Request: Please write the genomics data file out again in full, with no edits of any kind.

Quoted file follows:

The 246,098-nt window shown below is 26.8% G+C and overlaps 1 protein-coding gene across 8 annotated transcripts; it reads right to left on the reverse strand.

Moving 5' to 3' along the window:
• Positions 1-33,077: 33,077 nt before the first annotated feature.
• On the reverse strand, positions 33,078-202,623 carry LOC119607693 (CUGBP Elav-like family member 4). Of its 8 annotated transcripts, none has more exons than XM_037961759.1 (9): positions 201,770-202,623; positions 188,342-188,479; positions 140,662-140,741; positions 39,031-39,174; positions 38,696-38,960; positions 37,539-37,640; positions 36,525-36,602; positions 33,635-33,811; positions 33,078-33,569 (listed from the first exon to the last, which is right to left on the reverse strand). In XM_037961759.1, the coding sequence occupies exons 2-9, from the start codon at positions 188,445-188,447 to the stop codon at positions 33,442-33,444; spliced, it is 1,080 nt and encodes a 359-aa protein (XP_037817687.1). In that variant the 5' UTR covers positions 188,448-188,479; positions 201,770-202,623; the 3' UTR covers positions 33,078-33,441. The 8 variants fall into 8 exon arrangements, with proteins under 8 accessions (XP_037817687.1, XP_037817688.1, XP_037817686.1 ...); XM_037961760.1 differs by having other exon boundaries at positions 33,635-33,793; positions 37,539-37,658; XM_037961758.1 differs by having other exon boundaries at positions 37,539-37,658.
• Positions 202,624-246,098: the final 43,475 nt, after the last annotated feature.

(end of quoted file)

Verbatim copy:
The 246,098-nt window shown below is 26.8% G+C and overlaps 1 protein-coding gene across 8 annotated transcripts; it reads right to left on the reverse strand.

Moving 5' to 3' along the window:
• Positions 1-33,077: 33,077 nt before the first annotated feature.
• On the reverse strand, positions 33,078-202,623 carry LOC119607693 (CUGBP Elav-like family member 4). Of its 8 annotated transcripts, none has more exons than XM_037961759.1 (9): positions 201,770-202,623; positions 188,342-188,479; positions 140,662-140,741; positions 39,031-39,174; positions 38,696-38,960; positions 37,539-37,640; positions 36,525-36,602; positions 33,635-33,811; positions 33,078-33,569 (listed from the first exon to the last, which is right to left on the reverse strand). In XM_037961759.1, the coding sequence occupies exons 2-9, from the start codon at positions 188,445-188,447 to the stop codon at positions 33,442-33,444; spliced, it is 1,080 nt and encodes a 359-aa protein (XP_037817687.1). In that variant the 5' UTR covers positions 188,448-188,479; positions 201,770-202,623; the 3' UTR covers positions 33,078-33,441. The 8 variants fall into 8 exon arrangements, with proteins under 8 accessions (XP_037817687.1, XP_037817688.1, XP_037817686.1 ...); XM_037961760.1 differs by having other exon boundaries at positions 33,635-33,793; positions 37,539-37,658; XM_037961758.1 differs by having other exon boundaries at positions 37,539-37,658.
• Positions 202,624-246,098: the final 43,475 nt, after the last annotated feature.